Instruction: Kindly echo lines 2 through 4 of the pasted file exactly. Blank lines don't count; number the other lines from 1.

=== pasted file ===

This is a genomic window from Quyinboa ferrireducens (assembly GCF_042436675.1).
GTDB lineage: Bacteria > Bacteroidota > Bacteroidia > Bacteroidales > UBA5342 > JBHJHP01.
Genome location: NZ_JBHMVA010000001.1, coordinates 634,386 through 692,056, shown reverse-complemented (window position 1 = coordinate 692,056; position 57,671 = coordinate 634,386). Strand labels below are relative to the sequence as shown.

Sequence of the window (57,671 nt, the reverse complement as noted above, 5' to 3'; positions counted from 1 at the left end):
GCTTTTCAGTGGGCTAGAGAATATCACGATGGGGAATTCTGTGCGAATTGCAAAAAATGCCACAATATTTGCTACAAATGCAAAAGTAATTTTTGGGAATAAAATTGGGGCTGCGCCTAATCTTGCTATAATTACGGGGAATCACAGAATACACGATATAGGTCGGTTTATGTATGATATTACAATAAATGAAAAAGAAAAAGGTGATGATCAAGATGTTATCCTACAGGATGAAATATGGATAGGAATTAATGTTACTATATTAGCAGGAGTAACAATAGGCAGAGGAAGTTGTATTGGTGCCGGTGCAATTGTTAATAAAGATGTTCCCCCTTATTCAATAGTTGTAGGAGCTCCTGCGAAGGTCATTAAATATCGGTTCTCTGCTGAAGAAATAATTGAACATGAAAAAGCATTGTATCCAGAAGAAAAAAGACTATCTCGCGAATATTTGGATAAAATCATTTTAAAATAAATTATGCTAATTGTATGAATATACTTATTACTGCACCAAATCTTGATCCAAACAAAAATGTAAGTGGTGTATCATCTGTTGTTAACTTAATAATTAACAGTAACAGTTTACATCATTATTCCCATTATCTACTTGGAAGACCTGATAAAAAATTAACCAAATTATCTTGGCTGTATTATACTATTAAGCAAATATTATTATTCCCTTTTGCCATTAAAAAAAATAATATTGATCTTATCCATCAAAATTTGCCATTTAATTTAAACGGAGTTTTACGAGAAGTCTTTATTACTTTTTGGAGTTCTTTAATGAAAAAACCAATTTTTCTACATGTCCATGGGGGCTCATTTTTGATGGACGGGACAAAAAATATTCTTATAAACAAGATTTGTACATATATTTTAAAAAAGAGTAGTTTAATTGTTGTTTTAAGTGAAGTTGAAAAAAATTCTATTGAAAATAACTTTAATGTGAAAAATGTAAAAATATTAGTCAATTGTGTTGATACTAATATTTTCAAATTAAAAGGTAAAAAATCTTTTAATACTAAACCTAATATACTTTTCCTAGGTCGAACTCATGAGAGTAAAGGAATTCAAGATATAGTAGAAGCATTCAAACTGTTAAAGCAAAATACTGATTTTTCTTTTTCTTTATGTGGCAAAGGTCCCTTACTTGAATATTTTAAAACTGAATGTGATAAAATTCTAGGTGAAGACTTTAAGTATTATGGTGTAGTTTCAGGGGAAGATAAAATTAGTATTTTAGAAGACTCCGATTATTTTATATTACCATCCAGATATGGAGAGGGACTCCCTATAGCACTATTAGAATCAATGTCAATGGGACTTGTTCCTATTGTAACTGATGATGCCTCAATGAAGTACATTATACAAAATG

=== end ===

GTDB lineage: Bacteria > Bacteroidota > Bacteroidia > Bacteroidales > UBA5342 > JBHJHP01.
Genome location: NZ_JBHMVA010000001.1, coordinates 634,386 through 692,056, shown reverse-complemented (window position 1 = coordinate 692,056; position 57,671 = coordinate 634,386). Strand labels below are relative to the sequence as shown.

Sequence of the window (57,671 nt, the reverse complement as noted above, 5' to 3'; positions counted from 1 at the left end):